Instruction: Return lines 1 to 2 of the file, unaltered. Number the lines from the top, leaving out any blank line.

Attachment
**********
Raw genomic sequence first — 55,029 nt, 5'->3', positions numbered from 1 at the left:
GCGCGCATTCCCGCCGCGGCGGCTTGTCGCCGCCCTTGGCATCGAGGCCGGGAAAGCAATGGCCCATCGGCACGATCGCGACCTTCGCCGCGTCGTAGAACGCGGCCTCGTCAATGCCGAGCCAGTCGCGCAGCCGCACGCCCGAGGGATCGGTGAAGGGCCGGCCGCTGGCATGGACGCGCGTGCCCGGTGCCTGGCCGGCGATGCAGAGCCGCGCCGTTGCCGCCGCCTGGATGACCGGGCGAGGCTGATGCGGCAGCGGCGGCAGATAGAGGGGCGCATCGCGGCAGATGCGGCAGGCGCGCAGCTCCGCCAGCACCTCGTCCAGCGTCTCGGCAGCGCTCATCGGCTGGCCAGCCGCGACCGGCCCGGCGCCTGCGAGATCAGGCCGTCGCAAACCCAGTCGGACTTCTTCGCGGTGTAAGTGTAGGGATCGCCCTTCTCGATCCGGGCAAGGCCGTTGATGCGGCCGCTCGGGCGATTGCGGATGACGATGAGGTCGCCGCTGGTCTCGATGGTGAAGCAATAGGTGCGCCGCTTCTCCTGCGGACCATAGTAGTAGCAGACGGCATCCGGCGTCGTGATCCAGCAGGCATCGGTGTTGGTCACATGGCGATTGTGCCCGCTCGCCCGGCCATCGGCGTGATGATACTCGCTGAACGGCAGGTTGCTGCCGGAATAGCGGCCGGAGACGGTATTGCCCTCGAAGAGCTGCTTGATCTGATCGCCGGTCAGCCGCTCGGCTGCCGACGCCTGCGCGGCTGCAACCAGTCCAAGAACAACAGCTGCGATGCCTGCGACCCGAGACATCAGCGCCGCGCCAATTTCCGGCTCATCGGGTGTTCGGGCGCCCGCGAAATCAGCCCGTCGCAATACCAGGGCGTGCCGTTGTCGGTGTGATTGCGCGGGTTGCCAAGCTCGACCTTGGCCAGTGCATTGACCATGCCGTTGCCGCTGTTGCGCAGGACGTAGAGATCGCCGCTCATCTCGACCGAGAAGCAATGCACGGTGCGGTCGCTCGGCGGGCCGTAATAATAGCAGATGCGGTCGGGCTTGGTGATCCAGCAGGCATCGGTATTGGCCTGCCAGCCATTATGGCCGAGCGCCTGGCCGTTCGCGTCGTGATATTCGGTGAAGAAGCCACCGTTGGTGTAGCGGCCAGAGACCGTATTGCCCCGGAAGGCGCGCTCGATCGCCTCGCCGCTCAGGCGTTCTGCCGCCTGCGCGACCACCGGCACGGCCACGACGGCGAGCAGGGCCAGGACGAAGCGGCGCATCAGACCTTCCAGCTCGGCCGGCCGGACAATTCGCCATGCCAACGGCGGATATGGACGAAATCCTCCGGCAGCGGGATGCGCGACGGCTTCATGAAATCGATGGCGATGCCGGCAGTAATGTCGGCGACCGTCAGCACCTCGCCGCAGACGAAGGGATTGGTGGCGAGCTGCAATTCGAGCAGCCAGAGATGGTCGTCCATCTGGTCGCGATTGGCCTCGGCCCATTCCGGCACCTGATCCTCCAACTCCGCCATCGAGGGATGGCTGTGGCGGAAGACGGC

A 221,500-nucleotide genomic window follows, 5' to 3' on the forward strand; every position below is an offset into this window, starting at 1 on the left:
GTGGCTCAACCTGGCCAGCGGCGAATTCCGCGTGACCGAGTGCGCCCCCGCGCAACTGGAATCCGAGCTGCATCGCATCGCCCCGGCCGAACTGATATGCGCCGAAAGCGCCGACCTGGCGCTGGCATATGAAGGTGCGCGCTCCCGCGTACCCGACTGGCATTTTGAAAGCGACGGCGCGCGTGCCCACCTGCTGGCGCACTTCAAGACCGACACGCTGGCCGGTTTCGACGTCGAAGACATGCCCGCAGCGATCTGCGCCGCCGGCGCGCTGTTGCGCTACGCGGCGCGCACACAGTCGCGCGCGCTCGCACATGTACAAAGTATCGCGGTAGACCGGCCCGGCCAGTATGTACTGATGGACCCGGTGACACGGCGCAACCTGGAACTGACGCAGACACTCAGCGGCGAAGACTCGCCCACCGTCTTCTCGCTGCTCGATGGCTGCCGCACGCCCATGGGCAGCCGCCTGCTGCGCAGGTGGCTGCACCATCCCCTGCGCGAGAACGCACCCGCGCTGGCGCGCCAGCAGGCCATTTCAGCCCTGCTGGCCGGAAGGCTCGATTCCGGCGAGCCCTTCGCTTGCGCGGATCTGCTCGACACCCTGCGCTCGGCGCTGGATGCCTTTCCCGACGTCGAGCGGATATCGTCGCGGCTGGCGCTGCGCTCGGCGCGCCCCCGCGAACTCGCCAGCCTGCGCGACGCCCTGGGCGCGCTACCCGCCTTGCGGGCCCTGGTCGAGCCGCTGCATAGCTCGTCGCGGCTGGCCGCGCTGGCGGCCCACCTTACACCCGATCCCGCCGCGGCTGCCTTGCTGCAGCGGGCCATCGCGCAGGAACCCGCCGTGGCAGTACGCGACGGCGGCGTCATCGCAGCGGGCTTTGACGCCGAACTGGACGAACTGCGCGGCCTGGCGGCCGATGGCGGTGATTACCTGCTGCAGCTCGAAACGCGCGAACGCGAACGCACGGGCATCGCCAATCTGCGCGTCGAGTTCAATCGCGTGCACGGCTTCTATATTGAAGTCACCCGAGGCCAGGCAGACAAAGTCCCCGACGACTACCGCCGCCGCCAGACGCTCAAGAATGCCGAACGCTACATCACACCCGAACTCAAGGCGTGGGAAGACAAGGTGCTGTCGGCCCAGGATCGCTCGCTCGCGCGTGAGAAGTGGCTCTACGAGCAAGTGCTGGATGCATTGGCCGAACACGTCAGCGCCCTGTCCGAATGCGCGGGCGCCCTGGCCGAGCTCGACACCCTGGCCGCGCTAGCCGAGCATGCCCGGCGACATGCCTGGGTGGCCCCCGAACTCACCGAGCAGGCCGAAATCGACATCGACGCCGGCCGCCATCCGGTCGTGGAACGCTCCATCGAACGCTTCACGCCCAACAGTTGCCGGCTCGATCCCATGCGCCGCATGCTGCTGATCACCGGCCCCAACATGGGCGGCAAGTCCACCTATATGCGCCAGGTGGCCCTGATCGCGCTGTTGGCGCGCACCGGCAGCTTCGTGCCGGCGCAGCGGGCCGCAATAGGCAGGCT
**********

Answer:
Raw genomic sequence first — 55,029 nt, 5'->3', positions numbered from 1 at the left:
GCGCGCATTCCCGCCGCGGCGGCTTGTCGCCGCCCTTGGCATCGAGGCCGGGAAAGCAATGGCCCATCGGCACGATCGCGACCTTCGCCGCGTCGTAGAACGCGGCCTCGTCAATGCCGAGCCAGTCGCGCAGCCGCACGCCCGAGGGATCGGTGAAGGGCCGGCCGCTGGCATGGACGCGCGTGCCCGGTGCCTGGCCGGCGATGCAGAGCCGCGCCGTTGCCGCCGCCTGGATGACCGGGCGAGGCTGATGCGGCAGCGGCGGCAGATAGAGGGGCGCATCGCGGCAGATGCGGCAGGCGCGCAGCTCCGCCAGCACCTCGTCCAGCGTCTCGGCAGCGCTCATCGGCTGGCCAGCCGCGACCGGCCCGGCGCCTGCGAGATCAGGCCGTCGCAAACCCAGTCGGACTTCTTCGCGGTGTAAGTGTAGGGATCGCCCTTCTCGATCCGGGCAAGGCCGTTGATGCGGCCGCTCGGGCGATTGCGGATGACGATGAGGTCGCCGCTGGTCTCGATGGTGAAGCAATAGGTGCGCCGCTTCTCCTGCGGACCATAGTAGTAGCAGACGGCATCCGGCGTCGTGATCCAGCAGGCATCGGTGTTGGTCACATGGCGATTGTGCCCGCTCGCCCGGCCATCGGCGTGATGATACTCGCTGAACGGCAGGTTGCTGCCGGAATAGCGGCCGGAGACGGTATTGCCCTCGAAGAGCTGCTTGATCTGATCGCCGGTCAGCCGCTCGGCTGCCGACGCCTGCGCGGCTGCAACCAGTCCAAGAACAACAGCTGCGATGCCTGCGACCCGAGACATCAGCGCCGCGCCAATTTCCGGCTCATCGGGTGTTCGGGCGCCCGCGAAATCAGCCCGTCGCAATACCAGGGCGTGCCGTTGTCGGTGTGATTGCGCGGGTTGCCAAGCTCGACCTTGGCCAGTGCATTGACCATGCCGTTGCCGCTGTTGCGCAGGACGTAGAGATCGCCGCTCATCTCGACCGAGAAGCAATGCACGGTGCGGTCGCTCGGCGGGCCGTAATAATAGCAGATGCGGTCGGGCTTGGTGATCCAGCAGGCATCGGTATTGGCCTGCCAGCCATTATGGCCGAGCGCCTGGCCGTTCGCGTCGTGATATTCGGTGAAGAAGCCACCGTTGGTGTAGCGGCCAGAGACCGTATTGCCCCGGAAGGCGCGCTCGATCGCCTCGCCGCTCAGGCGTTCTGCCGCCTGCGCGACCACCGGCACGGCCACGACGGCGAGCAGGGCCAGGACGAAGCGGCGCATCAGACCTTCCAGCTCGGCCGGCCGGACAATTCGCCATGCCAACGGCGGATATGGACGAAATCCTCCGGCAGCGGGATGCGCGACGGCTTCATGAAATCGATGGCGATGCCGGCAGTAATGTCGGCGACCGTCAGCACCTCGCCGCAGACGAAGGGATTGGTGGCGAGCTGCAATTCGAGCAGCCAGAGATGGTCGTCCATCTGGTCGCGATTGGCCTCGGCCCATTCCGGCACCTGATCCTCCAACTCCGCCATCGAGGGATGGCTGTGGCGGAAGACGGC